In India, it is a common practice for adults to live with their parents. Why is it frowned upon in USA? Is it a good practice?

  • Though an interesting question, this is more of a discussion-type question, which is not on topic on SE sites. Please see the help sections for more information about what questions are on-topic on the site. If you can make it more about parenting and more specific/on topic, please do. Thanks! Commented Jun 9, 2015 at 16:42
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    Unfortunaltely on hold, so a comment. There are three reasons to live with your parents: poverty, immaturity, and culture. The US are an individualistic culture, where personal independence is seen as a sign of maturity. To be respected, in the US you need to move out from your parents and build your own life. If you stay, this is seen as a sign of immaturity or poverty, both of which are shameful in the US. Other cultures are more family oriented and it is seen as mature if you stay with your parents (and grandparents, nephews etc.) and together with them work to build the family life.
    – user4758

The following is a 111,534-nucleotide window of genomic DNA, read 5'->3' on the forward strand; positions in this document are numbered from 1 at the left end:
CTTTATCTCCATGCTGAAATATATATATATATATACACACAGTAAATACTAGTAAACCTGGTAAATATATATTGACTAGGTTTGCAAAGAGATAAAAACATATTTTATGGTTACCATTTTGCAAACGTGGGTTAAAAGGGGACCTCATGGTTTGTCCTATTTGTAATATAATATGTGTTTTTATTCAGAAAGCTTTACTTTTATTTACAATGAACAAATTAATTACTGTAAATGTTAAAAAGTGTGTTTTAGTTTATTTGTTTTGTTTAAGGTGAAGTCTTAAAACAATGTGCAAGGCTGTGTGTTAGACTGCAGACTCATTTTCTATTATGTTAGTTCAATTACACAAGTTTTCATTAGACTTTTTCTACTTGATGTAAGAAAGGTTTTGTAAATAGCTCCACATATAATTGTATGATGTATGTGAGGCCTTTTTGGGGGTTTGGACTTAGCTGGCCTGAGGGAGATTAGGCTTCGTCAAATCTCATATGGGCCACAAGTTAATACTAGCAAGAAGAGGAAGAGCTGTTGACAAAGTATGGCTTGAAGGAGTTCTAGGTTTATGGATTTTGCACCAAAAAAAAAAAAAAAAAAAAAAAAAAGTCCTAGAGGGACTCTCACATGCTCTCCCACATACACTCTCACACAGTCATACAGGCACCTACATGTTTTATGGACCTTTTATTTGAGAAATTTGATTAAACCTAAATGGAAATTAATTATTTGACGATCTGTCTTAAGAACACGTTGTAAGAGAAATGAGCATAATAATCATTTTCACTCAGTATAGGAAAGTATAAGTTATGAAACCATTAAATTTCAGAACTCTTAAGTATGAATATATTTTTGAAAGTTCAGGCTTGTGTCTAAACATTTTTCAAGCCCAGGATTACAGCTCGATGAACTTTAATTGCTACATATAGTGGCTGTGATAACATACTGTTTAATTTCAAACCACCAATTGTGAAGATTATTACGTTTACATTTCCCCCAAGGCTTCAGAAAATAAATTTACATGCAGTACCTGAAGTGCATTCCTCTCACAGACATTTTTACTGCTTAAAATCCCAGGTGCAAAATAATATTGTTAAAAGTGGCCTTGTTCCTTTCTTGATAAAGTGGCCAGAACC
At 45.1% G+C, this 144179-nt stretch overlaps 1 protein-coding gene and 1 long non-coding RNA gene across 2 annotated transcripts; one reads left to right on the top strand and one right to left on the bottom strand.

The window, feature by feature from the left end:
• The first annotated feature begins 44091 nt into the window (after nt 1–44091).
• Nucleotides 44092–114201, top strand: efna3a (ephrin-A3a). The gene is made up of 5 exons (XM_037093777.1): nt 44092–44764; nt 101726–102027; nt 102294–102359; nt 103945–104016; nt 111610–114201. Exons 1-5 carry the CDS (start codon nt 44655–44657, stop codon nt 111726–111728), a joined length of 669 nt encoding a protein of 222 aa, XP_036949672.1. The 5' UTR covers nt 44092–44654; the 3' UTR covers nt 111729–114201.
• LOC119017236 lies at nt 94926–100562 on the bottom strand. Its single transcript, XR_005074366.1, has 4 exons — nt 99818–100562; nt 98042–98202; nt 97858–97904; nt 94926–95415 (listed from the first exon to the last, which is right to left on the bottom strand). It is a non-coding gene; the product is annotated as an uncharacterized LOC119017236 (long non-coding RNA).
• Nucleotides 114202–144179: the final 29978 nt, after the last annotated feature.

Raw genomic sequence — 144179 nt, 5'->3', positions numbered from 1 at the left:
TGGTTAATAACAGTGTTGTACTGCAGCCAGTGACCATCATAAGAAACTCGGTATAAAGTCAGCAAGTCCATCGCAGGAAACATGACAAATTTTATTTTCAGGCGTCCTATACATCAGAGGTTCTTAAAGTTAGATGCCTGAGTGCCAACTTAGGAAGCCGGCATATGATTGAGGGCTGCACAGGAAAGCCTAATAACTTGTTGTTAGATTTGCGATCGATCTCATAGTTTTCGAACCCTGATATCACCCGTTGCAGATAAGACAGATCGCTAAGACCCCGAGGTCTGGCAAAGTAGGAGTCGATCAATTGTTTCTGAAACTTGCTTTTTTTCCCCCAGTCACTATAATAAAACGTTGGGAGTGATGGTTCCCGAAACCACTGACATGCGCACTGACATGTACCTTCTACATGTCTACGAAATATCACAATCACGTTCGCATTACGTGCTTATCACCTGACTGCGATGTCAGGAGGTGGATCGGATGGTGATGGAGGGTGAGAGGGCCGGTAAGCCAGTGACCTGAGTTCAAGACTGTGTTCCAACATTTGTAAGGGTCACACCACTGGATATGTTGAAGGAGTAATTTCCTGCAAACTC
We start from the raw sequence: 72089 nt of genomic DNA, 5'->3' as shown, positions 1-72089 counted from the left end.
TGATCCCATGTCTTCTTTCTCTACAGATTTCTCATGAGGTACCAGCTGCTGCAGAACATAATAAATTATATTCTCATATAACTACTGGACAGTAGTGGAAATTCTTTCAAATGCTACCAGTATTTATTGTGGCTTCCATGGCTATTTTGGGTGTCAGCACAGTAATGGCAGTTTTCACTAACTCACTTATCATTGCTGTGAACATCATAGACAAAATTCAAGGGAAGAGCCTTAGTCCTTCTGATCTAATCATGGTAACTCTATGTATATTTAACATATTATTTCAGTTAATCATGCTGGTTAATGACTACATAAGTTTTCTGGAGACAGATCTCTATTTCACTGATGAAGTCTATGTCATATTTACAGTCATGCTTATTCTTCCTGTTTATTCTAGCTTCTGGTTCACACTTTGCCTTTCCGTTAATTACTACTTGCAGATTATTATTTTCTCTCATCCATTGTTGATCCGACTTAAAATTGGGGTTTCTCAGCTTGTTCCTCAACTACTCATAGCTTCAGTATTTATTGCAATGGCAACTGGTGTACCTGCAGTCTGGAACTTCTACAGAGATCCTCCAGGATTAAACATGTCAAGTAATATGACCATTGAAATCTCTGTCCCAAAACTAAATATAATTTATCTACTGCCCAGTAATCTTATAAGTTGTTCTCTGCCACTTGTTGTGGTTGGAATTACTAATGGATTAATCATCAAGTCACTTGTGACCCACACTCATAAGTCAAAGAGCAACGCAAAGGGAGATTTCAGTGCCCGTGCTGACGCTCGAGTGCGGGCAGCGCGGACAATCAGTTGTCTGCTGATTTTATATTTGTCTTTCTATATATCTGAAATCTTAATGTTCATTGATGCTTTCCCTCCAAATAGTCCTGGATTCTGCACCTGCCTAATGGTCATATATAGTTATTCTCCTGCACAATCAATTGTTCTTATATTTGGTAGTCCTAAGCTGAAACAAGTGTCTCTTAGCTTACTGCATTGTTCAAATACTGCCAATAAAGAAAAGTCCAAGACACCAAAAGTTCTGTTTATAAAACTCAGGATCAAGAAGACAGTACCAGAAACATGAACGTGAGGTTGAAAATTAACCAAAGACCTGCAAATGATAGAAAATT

Commented Jun 10, 2015 at 7:35
  • @anongoodnurse Cultural differences in family relations have been well researched and this question can be answered objectively. I summarized the findings in my comment.
    – user4758
    Commented Jun 10, 2015 at 7:37
  • @what - the fate of comments is questionable. They have no sources, therefore are unvetable. The proper thing to do is to reopen, or post in meta (where you can campaign for reopening). Then answer with supportive sources. This is too POB to fly on opinion alone. Commented Jun 10, 2015 at 16:56
  • What's PQB? @anongoodnurse
    – user4758
    Commented Jun 10, 2015 at 19:42

1 Answer 1


Ahh. Culture. I think its less the fact that you're living with your parents, than why.

In india, in general you live with your parents (or live with you) often so you can take care of them. There's also a very different expectation of "private space" - kids tend to share rooms from what I've seen. You eventually move out when you get your own family, but at some point, grandparents move in and a extended, multigenerational family was a norm, least until very recently.

(In this case I'm speaking broadly. Please feel free to correct me in the comments) In the US, I'd suspect there's a perception that you're living with your parents cause you can't move out. You may have a job, but there might be an idea that you're being at least a bit parasitic, or co-dependant with your parents.

That said, I do live with my parents, and the attitude between how people react to me when I was working for my folks (or as many assumed, not at all) and when I work elsewhere is very different. At some point I'm moving out (tho, I live in a small country), and while I'll be up to some stuff my parents wouldn't approve of in their house (like finally getting a small lathe!), I'll likely maintain fairly close links with them.

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